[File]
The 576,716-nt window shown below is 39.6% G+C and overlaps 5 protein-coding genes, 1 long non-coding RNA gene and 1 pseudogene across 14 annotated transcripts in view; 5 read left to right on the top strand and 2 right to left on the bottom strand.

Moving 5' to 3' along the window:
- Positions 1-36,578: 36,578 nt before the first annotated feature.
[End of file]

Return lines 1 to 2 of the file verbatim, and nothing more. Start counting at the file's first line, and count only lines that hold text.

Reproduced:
The 576,716-nt window shown below is 39.6% G+C and overlaps 5 protein-coding genes, 1 long non-coding RNA gene and 1 pseudogene across 14 annotated transcripts in view; 5 read left to right on the top strand and 2 right to left on the bottom strand.

Moving 5' to 3' along the window: